Relationships between banks and SMEs revealed

Wednesday 7 October 2015

A study commissioned by cloud marketplace provider BCSG has revealed the state of relationships between banks and their small to medium-sized enterprise (SME) customers.

Worryingly, 73 per cent of the SMEs surveyed said they had had no contact with their bank’s relationship manager. This lack of communication between bank and customer means that it is not surprisingly around half of the respondents said they would consider switching banks, and 67 per cent said they were prepared to look elsewhere for financial services.

The research was based on a survey of 250 financial decision-makers for companies with 250 employees or fewer.

During the recession, many banks were reluctant to take the risk of lending to SMEs. This led to a number of companies beginning to offer alternative means of obtaining credit and money, such as invoice financing and peer-to-peer lending, in order to help smaller businesses expand.

While these options are continuing to grow in popularity, many SMEs are still keen to take advantage of traditional bank loans, which are steadily becoming easier to obtain as economic confidence improves.

In response to the findings, John Davis, managing director at BCSG, said: “Banks are under enormous pressure to reduce costs whilst increasing their bottom line. The majority are adopting a digital-first approach as they pursue cost efficiencies and adapt to changing customer preferences. But this has had unintended consequences.

Banks are now acting as reactive customer service outlets, providing basic services when asked, rather than proactively providing the advice and guidance that their customers require. The result is that many SMEs are now shopping around for financial services.”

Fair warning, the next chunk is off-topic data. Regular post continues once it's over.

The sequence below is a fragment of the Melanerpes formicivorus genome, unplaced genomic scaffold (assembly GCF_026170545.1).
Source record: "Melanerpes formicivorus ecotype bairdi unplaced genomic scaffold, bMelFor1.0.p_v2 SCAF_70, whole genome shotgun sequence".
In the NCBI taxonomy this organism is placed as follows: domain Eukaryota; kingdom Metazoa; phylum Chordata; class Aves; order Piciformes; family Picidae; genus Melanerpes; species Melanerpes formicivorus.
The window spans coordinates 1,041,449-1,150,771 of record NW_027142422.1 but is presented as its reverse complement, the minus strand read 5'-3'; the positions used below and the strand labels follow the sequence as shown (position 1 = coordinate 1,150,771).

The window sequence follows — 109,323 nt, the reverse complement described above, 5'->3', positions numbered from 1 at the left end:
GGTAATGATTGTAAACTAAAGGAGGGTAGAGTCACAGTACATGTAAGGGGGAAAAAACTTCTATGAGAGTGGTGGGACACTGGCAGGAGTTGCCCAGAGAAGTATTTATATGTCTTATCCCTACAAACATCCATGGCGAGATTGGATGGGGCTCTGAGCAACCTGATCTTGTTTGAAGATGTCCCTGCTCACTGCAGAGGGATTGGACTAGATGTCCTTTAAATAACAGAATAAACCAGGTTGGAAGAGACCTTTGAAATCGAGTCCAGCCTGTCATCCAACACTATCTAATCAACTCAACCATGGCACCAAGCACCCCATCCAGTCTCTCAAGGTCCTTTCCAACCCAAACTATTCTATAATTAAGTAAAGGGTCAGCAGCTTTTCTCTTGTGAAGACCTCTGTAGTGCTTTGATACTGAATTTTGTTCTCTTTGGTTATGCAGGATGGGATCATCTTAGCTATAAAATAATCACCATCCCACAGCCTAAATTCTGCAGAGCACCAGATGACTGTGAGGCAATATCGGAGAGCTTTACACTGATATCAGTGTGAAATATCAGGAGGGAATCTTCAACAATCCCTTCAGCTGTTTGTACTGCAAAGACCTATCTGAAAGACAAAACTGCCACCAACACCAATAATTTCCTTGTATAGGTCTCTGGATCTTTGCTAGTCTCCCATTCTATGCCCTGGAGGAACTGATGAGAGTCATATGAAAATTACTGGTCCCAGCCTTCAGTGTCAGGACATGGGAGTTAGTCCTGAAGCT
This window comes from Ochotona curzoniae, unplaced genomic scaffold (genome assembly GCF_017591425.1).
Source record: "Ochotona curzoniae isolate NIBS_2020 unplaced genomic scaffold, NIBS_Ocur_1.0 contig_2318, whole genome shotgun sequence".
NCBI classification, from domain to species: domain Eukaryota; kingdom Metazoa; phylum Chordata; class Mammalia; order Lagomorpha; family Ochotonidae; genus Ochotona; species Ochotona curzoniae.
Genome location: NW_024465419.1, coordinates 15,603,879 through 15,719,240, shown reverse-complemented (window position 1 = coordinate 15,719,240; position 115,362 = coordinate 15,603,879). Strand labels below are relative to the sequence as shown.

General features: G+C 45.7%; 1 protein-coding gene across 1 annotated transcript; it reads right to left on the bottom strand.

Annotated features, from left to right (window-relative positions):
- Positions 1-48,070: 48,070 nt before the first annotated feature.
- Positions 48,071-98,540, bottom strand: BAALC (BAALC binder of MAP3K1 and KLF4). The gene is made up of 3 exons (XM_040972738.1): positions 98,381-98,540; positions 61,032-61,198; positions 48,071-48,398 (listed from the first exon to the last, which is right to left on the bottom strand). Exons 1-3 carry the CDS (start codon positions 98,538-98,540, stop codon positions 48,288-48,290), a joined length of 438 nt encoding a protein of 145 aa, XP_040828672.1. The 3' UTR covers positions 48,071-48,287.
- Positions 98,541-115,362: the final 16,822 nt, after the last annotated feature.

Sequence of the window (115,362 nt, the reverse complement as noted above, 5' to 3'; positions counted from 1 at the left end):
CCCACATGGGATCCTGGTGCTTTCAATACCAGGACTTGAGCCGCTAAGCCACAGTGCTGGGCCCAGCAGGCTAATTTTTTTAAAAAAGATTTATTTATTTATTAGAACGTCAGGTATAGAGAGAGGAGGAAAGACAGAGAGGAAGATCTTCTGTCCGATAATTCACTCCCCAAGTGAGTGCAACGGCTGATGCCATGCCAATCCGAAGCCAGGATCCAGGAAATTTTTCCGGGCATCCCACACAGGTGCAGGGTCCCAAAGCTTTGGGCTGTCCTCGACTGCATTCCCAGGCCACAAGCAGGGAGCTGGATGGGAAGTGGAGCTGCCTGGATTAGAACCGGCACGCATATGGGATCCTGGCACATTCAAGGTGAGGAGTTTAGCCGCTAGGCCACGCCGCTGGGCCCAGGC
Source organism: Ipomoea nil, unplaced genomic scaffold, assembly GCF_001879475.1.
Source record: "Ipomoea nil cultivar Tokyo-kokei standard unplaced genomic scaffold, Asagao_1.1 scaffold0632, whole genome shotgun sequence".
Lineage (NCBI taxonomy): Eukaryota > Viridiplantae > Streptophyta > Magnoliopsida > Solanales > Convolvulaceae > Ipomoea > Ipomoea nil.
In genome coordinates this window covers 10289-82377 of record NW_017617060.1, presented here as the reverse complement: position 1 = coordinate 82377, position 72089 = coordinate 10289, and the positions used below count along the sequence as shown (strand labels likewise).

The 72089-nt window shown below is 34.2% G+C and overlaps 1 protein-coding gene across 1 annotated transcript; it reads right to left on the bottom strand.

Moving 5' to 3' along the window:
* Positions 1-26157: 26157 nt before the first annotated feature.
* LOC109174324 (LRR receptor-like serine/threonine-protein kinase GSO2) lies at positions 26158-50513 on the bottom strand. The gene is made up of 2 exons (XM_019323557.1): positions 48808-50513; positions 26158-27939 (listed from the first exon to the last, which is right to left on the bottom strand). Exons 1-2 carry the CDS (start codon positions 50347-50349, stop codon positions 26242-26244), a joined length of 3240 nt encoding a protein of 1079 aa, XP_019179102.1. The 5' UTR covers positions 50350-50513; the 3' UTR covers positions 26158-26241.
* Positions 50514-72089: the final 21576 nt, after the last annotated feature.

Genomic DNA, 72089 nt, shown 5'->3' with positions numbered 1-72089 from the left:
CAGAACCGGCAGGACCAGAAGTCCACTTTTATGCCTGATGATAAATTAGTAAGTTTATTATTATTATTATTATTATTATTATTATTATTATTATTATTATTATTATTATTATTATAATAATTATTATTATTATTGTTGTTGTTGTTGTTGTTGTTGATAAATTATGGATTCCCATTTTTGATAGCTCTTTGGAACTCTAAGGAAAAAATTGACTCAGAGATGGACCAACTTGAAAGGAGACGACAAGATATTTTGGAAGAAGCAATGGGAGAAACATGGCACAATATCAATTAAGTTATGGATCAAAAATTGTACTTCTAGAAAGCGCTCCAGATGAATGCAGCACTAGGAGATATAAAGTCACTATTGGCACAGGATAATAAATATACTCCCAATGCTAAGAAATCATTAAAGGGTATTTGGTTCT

At present, 85 per cent of SMEs are using online banking services at least once a month, compared to just 28 per cent who visit their local branch once a week. In fact, 41 per cent said they never visited a local branch in person at all.

In terms of solutions, Mr Davis had this to say: “There is good news, however. Banks are in a strong position given they have, effectively, a captive client base, with nearly half retaining the same bank for over five years. By utilising their digital infrastructure better to deliver guidance, insight and tools to their SME customers, forward-thinking banks can combat churn, cement a highly valuable stream of revenue and move from a basic transaction provider to a trusted business partner.”

While many SMEs say they would be willing to change bank, it is interesting to note that 49 per cent have been with their current bank for more than five years. It may be that they are not keen to deal with the inconvenience (perceived or otherwise) of switching, but it may also have something to do with their willingness to let banks change.

Over two-thirds (67 per cent) agreed that they would feel more engaged with their bank if it offered them the right tools and advice for dealing with the day-to-day challenges of running a small business, offering a way forward for banks looking to boost SME engagement.

By Victoria McDonnell

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